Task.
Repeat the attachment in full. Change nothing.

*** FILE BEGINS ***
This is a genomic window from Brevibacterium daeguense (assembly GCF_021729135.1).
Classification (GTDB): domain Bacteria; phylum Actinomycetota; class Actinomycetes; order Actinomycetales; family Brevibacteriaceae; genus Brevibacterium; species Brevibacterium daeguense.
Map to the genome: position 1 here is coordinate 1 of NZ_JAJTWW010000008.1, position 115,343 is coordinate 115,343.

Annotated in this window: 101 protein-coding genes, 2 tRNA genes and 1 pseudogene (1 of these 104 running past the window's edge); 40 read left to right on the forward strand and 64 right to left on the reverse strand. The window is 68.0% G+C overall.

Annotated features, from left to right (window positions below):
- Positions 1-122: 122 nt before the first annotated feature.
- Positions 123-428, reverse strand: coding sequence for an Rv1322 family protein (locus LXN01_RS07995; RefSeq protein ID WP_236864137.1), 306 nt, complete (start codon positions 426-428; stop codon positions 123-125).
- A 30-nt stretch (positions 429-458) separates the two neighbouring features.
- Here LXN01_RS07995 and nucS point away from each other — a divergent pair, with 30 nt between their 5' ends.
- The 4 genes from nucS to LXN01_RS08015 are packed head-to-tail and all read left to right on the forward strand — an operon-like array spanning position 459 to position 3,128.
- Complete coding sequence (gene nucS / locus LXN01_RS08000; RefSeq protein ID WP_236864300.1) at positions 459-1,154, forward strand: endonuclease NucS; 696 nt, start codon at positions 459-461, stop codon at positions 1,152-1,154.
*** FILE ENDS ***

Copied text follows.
This is a genomic window from Brevibacterium daeguense (assembly GCF_021729135.1).
Classification (GTDB): domain Bacteria; phylum Actinomycetota; class Actinomycetes; order Actinomycetales; family Brevibacteriaceae; genus Brevibacterium; species Brevibacterium daeguense.
Map to the genome: position 1 here is coordinate 1 of NZ_JAJTWW010000008.1, position 115,343 is coordinate 115,343.

Annotated in this window: 101 protein-coding genes, 2 tRNA genes and 1 pseudogene (1 of these 104 running past the window's edge); 40 read left to right on the forward strand and 64 right to left on the reverse strand. The window is 68.0% G+C overall.

Annotated features, from left to right (window positions below):
- Positions 1-122: 122 nt before the first annotated feature.
- Positions 123-428, reverse strand: coding sequence for an Rv1322 family protein (locus LXN01_RS07995; RefSeq protein ID WP_236864137.1), 306 nt, complete (start codon positions 426-428; stop codon positions 123-125).
- A 30-nt stretch (positions 429-458) separates the two neighbouring features.
- Here LXN01_RS07995 and nucS point away from each other — a divergent pair, with 30 nt between their 5' ends.
- The 4 genes from nucS to LXN01_RS08015 are packed head-to-tail and all read left to right on the forward strand — an operon-like array spanning position 459 to position 3,128.
- Complete coding sequence (gene nucS / locus LXN01_RS08000; RefSeq protein ID WP_236864300.1) at positions 459-1,154, forward strand: endonuclease NucS; 696 nt, start codon at positions 459-461, stop codon at positions 1,152-1,154.